Marketa Kaucka graduated from Molecular Biology and Genetics at Masaryk University in Brno, Czech Republic. She obtained her PhD degree at Masaryk University in a program of Physiology and Immunology and the focus of her PhD work was Wnt/Planar Cell Polarity signaling and impaired cell migration in chronic lymphocytic leukemia. As a part of her PhD program, she spent eight months of professional internship at Karolinska Institutet in the laboratory of Gunnar Schulte. In 2013 Marketa has been awarded EMBO long term fellowship and is currently working as associated research fellow Karolinska Institutet, department of Physiology and Pharmacology and also Molecular Neuroscience.
Nina Kaukua, Degree in Dental Surgery, PhD student
My research is all about dental stem cells. The projects currently focus on Schwann cells residing in sensory nerves and their contribution to pulp cells and hard-matrix producing odontoblasts in the developing and adult tooth as well as during trauma-induced regeneration. I also analyze dental stem cells of the human deciduous and permanent dentition. My results will broaden our knowledge about embryonic and adult dental stem cells including the aspect related to regenerative medicine.
Maryam Khatibi Shahidi, Degree in Dental Surgery, PhD student
After a degree in dental surgery at Karolinska Institutet in 2009, I got accepted as a PhD student in Swedish National Graduate School in Odontological Science. I joined the Adameyko lab in 2012. My projects in Igor Adameyko lab aim mainly towards exploring the role of peripheral nervous system in craniofacial development. Peripheral glial cells have been suggested to have stem cell properties because they are giving rise to melanocytes and endoneural fibroblasts. However, the entire spectrum of plasticity has not been fully elucidated and is of interest for both basic and clinical science. Recently, the role of Schwann cell precursors in development of teeth and parasympathetic ganglia has been the main focus of my studies. These studies revealed an unexpected source of mesenchymal stem cells originating from peripheral nerve that contributes to mouse incisor tooth formation and self-renewal. I master many different basic laboratory techniques and work mainly with preparing, processing, imaging and analyzing tissue samples during different developmental stages. Exploring what is unknown is the main driving force behind my scientific interest. In the future I would like to keep contributing to the research within this field by further dedicating my time and cross-disciplinary knowledge.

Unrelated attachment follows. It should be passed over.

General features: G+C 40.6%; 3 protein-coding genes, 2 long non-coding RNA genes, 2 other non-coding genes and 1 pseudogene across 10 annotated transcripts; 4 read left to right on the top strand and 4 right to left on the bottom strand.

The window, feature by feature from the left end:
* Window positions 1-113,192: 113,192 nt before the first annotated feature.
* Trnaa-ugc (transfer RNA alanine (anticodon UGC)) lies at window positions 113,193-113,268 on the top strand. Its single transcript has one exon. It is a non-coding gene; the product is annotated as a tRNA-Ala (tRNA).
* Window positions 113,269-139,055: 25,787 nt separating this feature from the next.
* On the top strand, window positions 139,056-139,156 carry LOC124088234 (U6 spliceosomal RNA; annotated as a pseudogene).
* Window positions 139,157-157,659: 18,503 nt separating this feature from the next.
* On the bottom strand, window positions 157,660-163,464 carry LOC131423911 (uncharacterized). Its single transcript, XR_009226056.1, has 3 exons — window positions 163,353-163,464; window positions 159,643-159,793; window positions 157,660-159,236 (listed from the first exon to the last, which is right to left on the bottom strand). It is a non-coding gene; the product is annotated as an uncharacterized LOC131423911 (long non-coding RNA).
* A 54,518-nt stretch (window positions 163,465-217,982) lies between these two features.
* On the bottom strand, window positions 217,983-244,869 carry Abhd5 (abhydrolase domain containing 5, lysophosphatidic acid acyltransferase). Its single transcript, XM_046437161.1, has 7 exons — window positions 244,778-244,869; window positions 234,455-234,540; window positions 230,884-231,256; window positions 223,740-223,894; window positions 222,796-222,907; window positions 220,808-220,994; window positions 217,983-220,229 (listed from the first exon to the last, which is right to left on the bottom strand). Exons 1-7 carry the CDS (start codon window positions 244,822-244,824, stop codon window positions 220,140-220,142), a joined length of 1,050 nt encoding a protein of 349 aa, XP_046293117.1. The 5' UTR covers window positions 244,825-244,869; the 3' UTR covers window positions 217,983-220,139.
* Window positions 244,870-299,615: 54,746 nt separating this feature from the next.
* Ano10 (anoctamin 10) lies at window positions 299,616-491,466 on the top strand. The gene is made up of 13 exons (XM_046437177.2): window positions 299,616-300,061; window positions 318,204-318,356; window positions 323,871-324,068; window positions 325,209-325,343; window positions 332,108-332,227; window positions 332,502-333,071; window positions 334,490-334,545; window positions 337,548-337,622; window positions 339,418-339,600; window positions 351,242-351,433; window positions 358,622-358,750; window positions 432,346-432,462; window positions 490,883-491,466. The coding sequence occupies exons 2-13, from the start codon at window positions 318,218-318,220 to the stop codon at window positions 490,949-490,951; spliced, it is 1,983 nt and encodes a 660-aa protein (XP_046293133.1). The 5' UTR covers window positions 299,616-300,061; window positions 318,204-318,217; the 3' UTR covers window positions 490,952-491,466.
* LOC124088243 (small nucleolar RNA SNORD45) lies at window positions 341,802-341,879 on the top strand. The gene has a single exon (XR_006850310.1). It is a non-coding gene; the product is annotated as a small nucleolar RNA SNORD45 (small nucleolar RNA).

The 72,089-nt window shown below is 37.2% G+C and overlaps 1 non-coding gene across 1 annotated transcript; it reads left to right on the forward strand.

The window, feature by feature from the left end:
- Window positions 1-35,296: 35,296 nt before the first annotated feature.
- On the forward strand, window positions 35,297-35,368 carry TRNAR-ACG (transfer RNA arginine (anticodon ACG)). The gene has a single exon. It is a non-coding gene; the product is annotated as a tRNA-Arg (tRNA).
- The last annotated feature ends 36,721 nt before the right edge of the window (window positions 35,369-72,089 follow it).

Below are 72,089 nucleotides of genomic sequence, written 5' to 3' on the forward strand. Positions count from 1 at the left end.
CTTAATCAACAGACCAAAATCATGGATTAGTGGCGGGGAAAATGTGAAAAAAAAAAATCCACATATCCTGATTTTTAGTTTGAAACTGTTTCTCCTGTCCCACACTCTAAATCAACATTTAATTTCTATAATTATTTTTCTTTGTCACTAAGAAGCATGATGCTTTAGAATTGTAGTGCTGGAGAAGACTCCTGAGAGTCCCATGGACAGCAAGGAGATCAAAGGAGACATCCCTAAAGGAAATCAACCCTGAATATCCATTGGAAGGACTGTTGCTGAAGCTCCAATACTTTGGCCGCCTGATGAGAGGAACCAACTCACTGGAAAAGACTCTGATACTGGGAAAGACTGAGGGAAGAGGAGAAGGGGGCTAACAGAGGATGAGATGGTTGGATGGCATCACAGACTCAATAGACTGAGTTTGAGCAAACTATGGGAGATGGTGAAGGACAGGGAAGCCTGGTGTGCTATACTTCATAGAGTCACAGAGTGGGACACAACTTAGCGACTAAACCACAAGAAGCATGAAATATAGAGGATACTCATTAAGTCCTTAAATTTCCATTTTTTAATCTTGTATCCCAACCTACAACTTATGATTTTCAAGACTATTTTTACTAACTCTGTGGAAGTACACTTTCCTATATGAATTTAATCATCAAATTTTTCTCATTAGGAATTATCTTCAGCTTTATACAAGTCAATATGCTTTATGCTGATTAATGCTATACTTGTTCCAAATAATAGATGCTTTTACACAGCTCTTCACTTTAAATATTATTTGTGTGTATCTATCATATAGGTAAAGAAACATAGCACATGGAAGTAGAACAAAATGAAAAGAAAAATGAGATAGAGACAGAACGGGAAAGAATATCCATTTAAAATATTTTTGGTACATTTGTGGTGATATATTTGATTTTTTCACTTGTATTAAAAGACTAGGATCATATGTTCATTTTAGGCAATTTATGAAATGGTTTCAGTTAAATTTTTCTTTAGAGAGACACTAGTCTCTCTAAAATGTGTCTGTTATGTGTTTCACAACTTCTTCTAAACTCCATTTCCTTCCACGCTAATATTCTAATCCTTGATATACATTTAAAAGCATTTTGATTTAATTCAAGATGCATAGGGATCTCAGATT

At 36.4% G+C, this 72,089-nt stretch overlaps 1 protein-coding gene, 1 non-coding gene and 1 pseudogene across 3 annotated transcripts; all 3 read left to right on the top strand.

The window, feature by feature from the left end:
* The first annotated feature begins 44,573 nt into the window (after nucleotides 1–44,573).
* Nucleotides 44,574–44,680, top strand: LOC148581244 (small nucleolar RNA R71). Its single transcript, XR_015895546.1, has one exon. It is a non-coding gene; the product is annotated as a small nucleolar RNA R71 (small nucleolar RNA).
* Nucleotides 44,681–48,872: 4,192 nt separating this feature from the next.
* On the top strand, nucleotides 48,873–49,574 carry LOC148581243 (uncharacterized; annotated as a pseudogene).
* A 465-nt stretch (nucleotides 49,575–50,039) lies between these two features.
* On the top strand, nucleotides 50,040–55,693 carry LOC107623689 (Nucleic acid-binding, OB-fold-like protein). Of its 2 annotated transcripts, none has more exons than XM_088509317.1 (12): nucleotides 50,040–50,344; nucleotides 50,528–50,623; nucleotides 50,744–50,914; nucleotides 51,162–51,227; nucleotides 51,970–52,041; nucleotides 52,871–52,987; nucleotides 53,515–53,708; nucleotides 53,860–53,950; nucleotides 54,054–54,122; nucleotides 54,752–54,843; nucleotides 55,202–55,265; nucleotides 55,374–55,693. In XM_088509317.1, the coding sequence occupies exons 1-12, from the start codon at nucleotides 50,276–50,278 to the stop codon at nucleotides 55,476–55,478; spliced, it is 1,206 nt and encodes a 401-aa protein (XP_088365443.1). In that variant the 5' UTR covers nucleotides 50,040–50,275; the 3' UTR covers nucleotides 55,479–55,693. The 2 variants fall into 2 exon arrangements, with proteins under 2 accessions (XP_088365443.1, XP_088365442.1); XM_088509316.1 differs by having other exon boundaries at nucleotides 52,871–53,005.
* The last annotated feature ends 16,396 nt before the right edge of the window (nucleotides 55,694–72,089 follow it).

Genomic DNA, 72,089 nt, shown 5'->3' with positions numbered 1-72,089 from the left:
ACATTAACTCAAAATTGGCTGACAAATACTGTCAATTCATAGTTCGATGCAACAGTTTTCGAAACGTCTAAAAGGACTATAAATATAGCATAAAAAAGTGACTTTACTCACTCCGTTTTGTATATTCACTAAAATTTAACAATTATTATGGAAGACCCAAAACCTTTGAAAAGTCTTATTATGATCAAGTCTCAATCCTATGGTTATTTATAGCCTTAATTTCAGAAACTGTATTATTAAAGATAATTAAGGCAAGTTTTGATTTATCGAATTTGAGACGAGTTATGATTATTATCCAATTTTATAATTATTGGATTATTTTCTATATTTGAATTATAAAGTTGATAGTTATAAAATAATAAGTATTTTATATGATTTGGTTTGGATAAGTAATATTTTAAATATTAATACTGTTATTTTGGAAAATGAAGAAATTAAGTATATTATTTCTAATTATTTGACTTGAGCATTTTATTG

Jan Krivanek, Visiting PhD student